The idea of turning farms into fuel plants seemed, for a time, like one of the answers to high global oil prices and supply worries. That strategy reached a zenith last year when the US Congress mandated a five fold increase in the use of biofuels.
But now a backlash is building against policies in America and Europe to promote ethanol and similar fuels, with political leaders in poor countries contending that they are driving up food prices and starving poor people. Biofuels are fast becoming a new flash point in global diplomacy, forcing Western politicians to reconsider their policies, even as they argue that biofuels are only one factor helping to drive up food prices.
The higher prices are sparking riots, political instability and growing worries about feeding the poorest people. Food riots contributed to the dismissal of Haiti’s prime minister last week, and many other countries are nervously trying to calm anxious consumers.
A worker makes an adjustment to a pipe at the construction site of the Biofuels Plc. plant in Teeside, England. Many developing countries blame the use of biofuels for the current food crisis
At a weekend conference in Washington, the world’s economic ministers called for urgent action to deal with the price spikes, and several of them demanded a reconsideration of biofuel policies adopted recently in the West.
Many experts in food policy consider government mandates for biofuels to be ill-advised, agreeing that the diversion of crops into fuel production has contributed to higher prices. But other factors have played big roles, including droughts and rapid global economic growth that has sparked higher food demand.
That growth, much faster over the last four years than the historical norm, is lifting millions of people out of destitution and giving them the means to eat better diets. But farmers are having trouble keeping up with the surge in demand.
Work by the International Food Policy Research Institute, in Washington, suggests that biofuel production accounts for a quarter to a third of the recent increase in global commodity prices. The Food and Agriculture Organization of the United Nations predicted late last year that biofuel production, assuming current mandates continue, would increase food costs by 10-15%.
Ethanol supporters agree that biofuels have been a factor in food price increases, but they maintain that it is relatively small.
“There’s no question that they are a factor, but they are really a smaller factor than other things that are driving up prices,” said Ron Litterer, president of the National Corn Growers Association and an Iowa farmer. He said biofuels were an “easy culprit to blame” because they have grown so rapidly in the last two or three years.
US senator Charles Grassley, a Republican from Iowa, called the recent criticism of ethanol by foreign dignitaries “a big joke.” He questioned why they were not also blaming a drought in Australia that decimated the wheat crop and the growing demand for meat in China and India. “You make ethanol out of corn,” he said. “I bet if I set a bushel of corn in front of any of those delegates, not one of them would eat it.”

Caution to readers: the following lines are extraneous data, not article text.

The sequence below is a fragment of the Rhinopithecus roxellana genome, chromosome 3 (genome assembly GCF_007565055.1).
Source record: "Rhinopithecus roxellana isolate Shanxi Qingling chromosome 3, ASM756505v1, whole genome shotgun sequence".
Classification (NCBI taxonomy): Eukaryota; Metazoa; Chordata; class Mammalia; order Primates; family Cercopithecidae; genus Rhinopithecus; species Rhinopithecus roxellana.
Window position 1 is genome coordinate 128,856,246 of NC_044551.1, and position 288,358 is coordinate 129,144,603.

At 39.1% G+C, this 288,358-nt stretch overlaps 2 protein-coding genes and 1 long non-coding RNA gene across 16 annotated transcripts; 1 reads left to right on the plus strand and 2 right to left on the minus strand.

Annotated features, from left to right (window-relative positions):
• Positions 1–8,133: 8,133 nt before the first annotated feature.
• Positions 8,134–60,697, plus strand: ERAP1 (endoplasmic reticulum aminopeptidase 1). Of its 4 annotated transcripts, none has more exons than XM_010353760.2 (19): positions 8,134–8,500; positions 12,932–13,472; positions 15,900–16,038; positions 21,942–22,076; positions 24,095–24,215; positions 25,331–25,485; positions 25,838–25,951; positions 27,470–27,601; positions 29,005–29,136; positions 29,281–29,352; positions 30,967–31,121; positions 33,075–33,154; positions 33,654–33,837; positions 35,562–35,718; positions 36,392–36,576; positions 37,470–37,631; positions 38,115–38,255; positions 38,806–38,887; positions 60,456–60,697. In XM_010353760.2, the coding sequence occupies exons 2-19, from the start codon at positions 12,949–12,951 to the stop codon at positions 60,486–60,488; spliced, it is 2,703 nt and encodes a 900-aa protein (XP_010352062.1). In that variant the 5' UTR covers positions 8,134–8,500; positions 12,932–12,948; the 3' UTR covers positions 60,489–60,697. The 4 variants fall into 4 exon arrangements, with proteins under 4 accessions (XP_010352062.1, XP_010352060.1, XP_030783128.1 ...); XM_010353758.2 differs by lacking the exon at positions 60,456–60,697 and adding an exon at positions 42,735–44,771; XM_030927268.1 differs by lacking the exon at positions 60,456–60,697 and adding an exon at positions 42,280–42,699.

The senator’s comments reflect a political reality in Washington, that despite the criticism from abroad, support for ethanol in Washington remains solid.
Representative James McGovern, a Democrat from Massachusetts, said he had come to realize that Congress made a mistake in backing biofuels, not anticipating the impact on food costs. He said Congress needed to reconsider its policy, though he acknowledged that would be difficult.
Global food prices have increased by 83% in the last three years, according to the World Bank. Rice, a staple food for nearly half the world’s population, has been a particular focus of concern in recent weeks, with spiralling prices prompting several countries to impose drastic limits on exports as they try to protect domestic consumers. While grocery prices in the US increased about 5% over the last year, some staple crops like eggs and milk have jumped far more. The federal government is expected to release new statistics on domestic food prices on Wednesday, with notable increases expected.
On Monday, US President George W. Bush ordered that $200 million (Rs800 crore) in emergency food aid be made available to “meet unanticipated food aid needs in Africa and elsewhere,” according to a statement. While White House spokeswoman Dana Perino said Bush had urged his administration to look for additional ways to help poornations tackle food insecurity.
Sceptics have long questioned the value of diverting food crops for fuel, and the grocery and livestock industries vehemently opposed a new energy bill, arguing that it was driving up their costs. A fifth of US corn crop is used to brew ethanol for motor fuel, and as farmers have rushed to plant more corn, they have cut acreage of other crops, particularly soya beans. That, in turn, has contributed to a global shortfall of cooking oil.
The unrest of recent months has intensified the food-vs.-fuel debate. On Friday, for instance, an advisory panel to the European Environment Agency urged the European Union to suspend its goal of having 10% of transport fuel made from biofuel by 2020. Europe’s well-meaning rush to biofuels, the scientists concluded, had produced a slew of harmful ripple effects, from deforestation in Southeast Asia to higher prices for grains.
© 2008/THE NEW YORK TIMES
Elisabeth Rosenthal and Steven R. Weisman contributed to this story.